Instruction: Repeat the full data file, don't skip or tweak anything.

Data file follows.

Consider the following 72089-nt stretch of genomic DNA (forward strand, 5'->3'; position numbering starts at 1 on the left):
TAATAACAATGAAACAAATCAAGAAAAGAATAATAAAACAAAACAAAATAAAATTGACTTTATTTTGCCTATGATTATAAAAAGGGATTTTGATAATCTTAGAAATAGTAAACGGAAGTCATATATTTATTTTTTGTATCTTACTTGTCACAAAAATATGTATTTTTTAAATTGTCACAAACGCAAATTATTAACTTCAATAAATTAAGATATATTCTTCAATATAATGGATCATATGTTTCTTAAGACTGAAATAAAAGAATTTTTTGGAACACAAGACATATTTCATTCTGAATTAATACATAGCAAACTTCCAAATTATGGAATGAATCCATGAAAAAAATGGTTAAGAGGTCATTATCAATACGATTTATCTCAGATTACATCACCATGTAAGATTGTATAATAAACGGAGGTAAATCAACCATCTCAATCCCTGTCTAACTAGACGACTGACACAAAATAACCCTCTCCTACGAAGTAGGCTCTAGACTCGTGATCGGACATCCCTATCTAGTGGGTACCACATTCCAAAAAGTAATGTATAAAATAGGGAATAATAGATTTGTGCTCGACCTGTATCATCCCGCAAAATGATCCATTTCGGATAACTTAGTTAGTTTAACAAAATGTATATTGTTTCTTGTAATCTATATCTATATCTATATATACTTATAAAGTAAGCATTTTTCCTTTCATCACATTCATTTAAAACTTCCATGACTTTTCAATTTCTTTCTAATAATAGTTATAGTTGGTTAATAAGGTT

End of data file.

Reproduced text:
Consider the following 72089-nt stretch of genomic DNA (forward strand, 5'->3'; position numbering starts at 1 on the left):
TAATAACAATGAAACAAATCAAGAAAAGAATAATAAAACAAAACAAAATAAAATTGACTTTATTTTGCCTATGATTATAAAAAGGGATTTTGATAATCTTAGAAATAGTAAACGGAAGTCATATATTTATTTTTTGTATCTTACTTGTCACAAAAATATGTATTTTTTAAATTGTCACAAACGCAAATTATTAACTTCAATAAATTAAGATATATTCTTCAATATAATGGATCATATGTTTCTTAAGACTGAAATAAAAGAATTTTTTGGAACACAAGACATATTTCATTCTGAATTAATACATAGCAAACTTCCAAATTATGGAATGAATCCATGAAAAAAATGGTTAAGAGGTCATTATCAATACGATTTATCTCAGATTACATCACCATGTAAGATTGTATAATAAACGGAGGTAAATCAACCATCTCAATCCCTGTCTAACTAGACGACTGACACAAAATAACCCTCTCCTACGAAGTAGGCTCTAGACTCGTGATCGGACATCCCTATCTAGTGGGTACCACATTCCAAAAAGTAATGTATAAAATAGGGAATAATAGATTTGTGCTCGACCTGTATCATCCCGCAAAATGATCCATTTCGGATAACTTAGTTAGTTTAACAAAATGTATATTGTTTCTTGTAATCTATATCTATATCTATATATACTTATAAAGTAAGCATTTTTCCTTTCATCACATTCATTTAAAACTTCCATGACTTTTCAATTTCTTTCTAATAATAGTTATAGTTGGTTAATAAGGTT